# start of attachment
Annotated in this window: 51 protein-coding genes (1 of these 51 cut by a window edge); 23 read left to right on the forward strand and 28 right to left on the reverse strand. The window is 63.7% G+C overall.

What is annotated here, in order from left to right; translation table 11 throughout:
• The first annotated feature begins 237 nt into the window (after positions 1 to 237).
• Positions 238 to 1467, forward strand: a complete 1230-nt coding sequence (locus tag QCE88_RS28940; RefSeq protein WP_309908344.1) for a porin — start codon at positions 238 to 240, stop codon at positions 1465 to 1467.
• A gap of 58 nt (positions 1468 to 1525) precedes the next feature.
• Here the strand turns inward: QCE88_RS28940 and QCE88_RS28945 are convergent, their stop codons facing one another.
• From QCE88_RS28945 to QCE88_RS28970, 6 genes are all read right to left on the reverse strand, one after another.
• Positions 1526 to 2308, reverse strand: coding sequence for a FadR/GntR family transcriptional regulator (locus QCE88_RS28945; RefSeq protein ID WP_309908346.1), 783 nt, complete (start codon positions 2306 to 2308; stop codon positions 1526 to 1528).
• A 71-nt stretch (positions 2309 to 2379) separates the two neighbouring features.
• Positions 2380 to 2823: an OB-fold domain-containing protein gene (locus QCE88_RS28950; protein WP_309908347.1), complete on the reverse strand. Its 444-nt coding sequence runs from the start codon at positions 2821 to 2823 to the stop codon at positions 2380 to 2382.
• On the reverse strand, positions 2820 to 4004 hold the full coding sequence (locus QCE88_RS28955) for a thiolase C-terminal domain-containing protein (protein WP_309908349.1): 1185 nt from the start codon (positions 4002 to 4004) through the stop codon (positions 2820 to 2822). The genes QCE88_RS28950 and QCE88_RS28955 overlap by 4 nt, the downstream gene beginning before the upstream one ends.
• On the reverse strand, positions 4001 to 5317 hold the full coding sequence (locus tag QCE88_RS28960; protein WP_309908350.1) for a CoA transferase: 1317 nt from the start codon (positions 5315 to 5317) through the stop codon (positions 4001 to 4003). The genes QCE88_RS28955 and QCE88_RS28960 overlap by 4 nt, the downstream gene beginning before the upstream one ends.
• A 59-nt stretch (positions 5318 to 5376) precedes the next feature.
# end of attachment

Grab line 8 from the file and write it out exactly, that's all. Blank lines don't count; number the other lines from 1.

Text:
• Positions 1526 to 2308, reverse strand: coding sequence for a FadR/GntR family transcriptional regulator (locus QCE88_RS28945; RefSeq protein ID WP_309908346.1), 783 nt, complete (start codon positions 2306 to 2308; stop codon positions 1526 to 1528).